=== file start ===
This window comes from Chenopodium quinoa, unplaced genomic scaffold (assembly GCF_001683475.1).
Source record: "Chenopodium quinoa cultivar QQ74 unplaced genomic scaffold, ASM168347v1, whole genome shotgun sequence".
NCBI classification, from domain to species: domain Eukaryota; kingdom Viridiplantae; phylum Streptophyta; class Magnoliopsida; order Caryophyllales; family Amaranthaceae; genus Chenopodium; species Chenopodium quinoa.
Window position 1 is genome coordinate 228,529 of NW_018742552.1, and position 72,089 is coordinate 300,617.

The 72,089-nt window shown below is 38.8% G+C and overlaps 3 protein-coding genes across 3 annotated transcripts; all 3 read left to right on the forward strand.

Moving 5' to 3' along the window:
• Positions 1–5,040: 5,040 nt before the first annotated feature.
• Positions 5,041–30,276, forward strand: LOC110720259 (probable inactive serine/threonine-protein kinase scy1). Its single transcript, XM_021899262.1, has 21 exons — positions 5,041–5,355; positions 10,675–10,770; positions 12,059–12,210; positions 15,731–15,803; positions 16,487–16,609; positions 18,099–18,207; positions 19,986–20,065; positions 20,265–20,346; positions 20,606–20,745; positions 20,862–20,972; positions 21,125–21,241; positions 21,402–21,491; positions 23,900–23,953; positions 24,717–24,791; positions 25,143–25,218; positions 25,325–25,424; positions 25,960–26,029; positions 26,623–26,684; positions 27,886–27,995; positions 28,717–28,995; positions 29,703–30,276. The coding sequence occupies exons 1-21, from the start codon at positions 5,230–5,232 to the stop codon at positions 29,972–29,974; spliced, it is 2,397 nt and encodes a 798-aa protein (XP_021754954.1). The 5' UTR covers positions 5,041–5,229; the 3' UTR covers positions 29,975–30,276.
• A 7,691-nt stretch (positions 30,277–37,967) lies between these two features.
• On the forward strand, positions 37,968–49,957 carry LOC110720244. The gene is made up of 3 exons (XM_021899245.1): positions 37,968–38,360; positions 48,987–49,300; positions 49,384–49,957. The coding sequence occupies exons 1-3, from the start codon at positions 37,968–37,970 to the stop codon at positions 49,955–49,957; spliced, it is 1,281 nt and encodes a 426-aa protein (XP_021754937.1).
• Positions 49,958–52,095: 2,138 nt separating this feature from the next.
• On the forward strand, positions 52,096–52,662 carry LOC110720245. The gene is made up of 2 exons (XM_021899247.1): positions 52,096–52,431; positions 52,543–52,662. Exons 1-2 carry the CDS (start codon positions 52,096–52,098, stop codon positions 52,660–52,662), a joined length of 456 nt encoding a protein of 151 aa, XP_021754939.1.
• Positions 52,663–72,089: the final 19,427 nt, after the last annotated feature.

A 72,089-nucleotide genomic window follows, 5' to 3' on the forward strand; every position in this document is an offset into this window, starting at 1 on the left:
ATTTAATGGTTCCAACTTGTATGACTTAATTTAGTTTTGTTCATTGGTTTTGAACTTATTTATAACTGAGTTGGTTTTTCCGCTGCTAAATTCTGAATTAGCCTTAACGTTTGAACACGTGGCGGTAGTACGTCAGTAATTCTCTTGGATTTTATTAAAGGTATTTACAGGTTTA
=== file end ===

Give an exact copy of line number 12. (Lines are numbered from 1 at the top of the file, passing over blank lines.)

• On the forward strand, positions 52,096–52,662 carry LOC110720245. The gene is made up of 2 exons (XM_021899247.1): positions 52,096–52,431; positions 52,543–52,662. Exons 1-2 carry the CDS (start codon positions 52,096–52,098, stop codon positions 52,660–52,662), a joined length of 456 nt encoding a protein of 151 aa, XP_021754939.1.